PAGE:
April 15, things changed. That day Ruth started her day around 6am and an hour later, she receives another unusual text message. This read, “BEWARE THE STREETS!  I WILL BE THERE!  I KNOW HOW TO FIND YOU. I KNOW WHERE YOU LIVE!  BEWARE THE STREETS! Immediately she proceeded to the police station to report to Officer Grey. He will be in at 10:30 about 45 minutes from now. Alright, I will come back then. My name is Ruth Haines, please tell him that I was here and want to speak to him.

Halfway between the police station and the center of town, is a coffee shop so Ruth decided to have breakfast. Ironically, Taylor and Holly chose the same place and walked in around 8:10 and the three ate together. At the table Ruth began to inform the two of what transpired earlier. Both went through her text messages and were upset by what they saw. After the meal, Taylor offered to drive Ruth back to the police station. Taylor said no problem, Holly and I have other cases to go over.

Upon arrival, there was a disturbance outside the station. Someone put a large rock through a window, shattered glass everywhere, nearly hitting Officer Grey in the head. This incident terrified Ruth again and suddenly she received a ding from her phone. Some rocks had attached messages including, BEWARE THE STREETS, “WE KNOW YOU ARE CLOSE” and “WE WILL GET YOU.”



About ninety minutes later. a new text appeared on Ruth’s phone. It read, “BEWARE THE STREETS! I WILL FIND YOU! I KNOW WHAT YOU THINK! LOOK LEFT, LOOK RIGHT! I KNOW HOW TO FIND YOU! BEWARE THE STREETS! BEWARE THE STREETS!”  She saw Officer Grey coming toward them. He took down the latest information and he said he will call Ruth soon. Right now, he had to stay here.


NIGHTMARES,  A NEW ENCOUNTER,  HOLLY LEAVES EARLY

A few days later after the window through the police station, things were getting worse for Ruth again. She was receiving additional texts and phone calls plus these were getting more vulgar. One day when she was leaving therapy, she saw a strange man at the other side of the building. Ruth noticed that he had a cap on backwards and slowly put his hands together. In addition, she heard him whistling, “Take me out to the ballgame”. Although Ruth was not followed home, she arrived safely, but was still shaking.

That evening Ruth had sleep issues. Most of the night she was awoken by the sounds of, “Take me …” and the visuals of that man. Each time she got up, her dreams were getting increasingly clearer. Finally at 9AM, she decided to stay up and start. Tomorrow Ruth has an appointment with Jane, but she will phone her later. Also, she will let Holly know, also.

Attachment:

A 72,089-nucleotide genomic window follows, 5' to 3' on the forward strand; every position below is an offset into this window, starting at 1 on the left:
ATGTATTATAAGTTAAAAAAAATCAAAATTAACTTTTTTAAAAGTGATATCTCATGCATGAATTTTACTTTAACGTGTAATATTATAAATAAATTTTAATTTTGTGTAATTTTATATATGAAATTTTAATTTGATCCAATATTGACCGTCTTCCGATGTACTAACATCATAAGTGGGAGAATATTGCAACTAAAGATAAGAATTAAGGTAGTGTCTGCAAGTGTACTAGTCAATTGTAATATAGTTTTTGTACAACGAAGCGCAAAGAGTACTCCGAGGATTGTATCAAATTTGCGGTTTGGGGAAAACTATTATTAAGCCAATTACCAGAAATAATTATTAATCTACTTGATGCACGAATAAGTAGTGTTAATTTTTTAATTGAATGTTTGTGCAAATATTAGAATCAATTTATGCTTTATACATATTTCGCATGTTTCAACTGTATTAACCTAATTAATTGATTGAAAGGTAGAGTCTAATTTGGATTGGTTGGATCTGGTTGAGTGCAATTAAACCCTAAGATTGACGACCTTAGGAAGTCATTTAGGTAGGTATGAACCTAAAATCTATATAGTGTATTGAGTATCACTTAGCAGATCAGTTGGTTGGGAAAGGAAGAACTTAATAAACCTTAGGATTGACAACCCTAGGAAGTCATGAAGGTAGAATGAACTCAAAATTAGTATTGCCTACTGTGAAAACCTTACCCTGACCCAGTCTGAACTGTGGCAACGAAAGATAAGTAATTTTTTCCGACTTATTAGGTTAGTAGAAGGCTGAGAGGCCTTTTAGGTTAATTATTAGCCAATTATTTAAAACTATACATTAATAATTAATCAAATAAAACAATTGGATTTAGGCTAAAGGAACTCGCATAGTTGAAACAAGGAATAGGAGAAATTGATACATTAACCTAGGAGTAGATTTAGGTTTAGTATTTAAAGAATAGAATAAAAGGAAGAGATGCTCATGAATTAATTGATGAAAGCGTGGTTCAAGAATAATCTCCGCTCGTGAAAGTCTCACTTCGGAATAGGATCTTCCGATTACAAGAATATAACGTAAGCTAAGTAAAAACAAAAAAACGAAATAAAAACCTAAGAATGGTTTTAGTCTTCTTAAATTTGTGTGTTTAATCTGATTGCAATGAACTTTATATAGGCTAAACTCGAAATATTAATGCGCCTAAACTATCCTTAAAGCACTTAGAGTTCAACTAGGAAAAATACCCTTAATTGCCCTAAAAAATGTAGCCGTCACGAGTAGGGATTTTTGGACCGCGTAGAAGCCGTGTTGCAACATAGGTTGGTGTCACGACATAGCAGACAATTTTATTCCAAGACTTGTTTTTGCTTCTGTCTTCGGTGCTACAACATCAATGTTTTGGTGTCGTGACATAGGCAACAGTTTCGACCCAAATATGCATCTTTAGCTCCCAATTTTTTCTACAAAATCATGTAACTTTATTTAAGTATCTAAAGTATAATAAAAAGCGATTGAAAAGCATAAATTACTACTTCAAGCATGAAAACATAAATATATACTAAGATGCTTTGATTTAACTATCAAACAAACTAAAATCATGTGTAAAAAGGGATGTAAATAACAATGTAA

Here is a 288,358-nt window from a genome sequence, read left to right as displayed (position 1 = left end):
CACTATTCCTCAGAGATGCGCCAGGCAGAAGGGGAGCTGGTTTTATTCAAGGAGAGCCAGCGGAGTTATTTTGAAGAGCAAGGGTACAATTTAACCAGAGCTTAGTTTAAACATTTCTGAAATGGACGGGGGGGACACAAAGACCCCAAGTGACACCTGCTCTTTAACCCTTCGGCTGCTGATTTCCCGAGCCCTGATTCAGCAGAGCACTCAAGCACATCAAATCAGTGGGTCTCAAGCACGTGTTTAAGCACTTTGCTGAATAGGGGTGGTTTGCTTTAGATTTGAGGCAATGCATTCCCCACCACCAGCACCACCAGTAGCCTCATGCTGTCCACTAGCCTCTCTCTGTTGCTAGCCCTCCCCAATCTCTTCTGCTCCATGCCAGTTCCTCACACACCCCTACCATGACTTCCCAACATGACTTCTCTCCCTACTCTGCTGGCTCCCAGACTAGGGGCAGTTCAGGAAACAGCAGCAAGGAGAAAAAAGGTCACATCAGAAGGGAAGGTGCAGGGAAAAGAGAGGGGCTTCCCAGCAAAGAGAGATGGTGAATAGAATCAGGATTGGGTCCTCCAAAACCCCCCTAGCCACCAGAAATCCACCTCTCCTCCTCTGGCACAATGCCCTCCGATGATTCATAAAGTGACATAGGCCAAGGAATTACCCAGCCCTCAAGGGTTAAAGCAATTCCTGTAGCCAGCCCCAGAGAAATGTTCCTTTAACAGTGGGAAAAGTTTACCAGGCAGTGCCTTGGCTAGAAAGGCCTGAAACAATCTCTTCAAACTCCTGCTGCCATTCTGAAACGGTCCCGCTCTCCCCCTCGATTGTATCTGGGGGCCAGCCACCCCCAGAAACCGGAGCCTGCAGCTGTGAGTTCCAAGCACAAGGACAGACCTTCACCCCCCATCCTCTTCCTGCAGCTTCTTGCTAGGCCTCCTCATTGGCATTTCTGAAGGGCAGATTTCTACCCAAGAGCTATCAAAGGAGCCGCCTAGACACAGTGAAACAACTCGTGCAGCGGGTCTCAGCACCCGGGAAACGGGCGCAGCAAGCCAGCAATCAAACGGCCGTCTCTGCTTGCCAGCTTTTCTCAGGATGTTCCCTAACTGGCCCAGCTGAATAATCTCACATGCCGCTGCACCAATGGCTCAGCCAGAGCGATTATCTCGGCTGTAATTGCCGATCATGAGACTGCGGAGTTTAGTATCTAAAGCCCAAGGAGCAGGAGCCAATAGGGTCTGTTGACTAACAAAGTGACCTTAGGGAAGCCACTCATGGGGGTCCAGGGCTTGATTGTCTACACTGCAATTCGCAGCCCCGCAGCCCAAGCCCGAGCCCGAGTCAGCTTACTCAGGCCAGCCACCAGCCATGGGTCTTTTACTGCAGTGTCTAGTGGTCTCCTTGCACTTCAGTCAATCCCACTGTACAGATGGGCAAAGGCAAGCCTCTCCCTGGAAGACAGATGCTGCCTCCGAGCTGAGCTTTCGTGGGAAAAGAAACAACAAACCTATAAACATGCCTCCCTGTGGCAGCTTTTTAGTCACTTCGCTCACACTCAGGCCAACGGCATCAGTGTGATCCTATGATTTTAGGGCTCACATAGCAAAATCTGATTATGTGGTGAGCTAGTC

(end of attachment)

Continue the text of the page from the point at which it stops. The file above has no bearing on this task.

Upon getting to work, Steve noticed that there was a man making a weird noise at the corner of the building. The man had a hat on and looked disheveled and he appeared to be in need of new clothes. As Steve was opening the office at about 8:30am, he figured out that he might be the mystery man. Like most times, Taylor walked in at exactly 9:00am. Shortly after, Steve wanted to tell Taylor what occurred,
but said he had calls to make. Also, Holly was not in yet, so put on both schedules for 10am.

By the time Holly strolled in at 9:26, the office was bustling with plenty of workers, phone ringing and the clatter of desks being moved. Just a common occurrence in the office between 8:30am to 10am. On Holly’s way, she received a message from Ruth. When she returned the call, Ruth did not pick up. At 10:00am, the chimes outside Taylor’s office and the meeting began. Steve had the floor and told the entire team what had transpired earlier. Various participants expressed and showed concern. After the short fifteen-minute meeting, Taylor said he will phone Officer Grey later this morning.

Except for Steve, no one else knew that Taylor had a meeting with Karen Collins regarding the vacancy of Assistant Supervisor. The two of them discussed three possibilities with other Supervisors. Two were already for the agency and the third was working for an agency twenty miles from here, but in Garland County like us, working as a Case Manager for the Mental Health Court. Ms. Collins ended the discussion by stating she will start meeting with the participants next week and hopes to make a decision soon.  Clear schedules, please.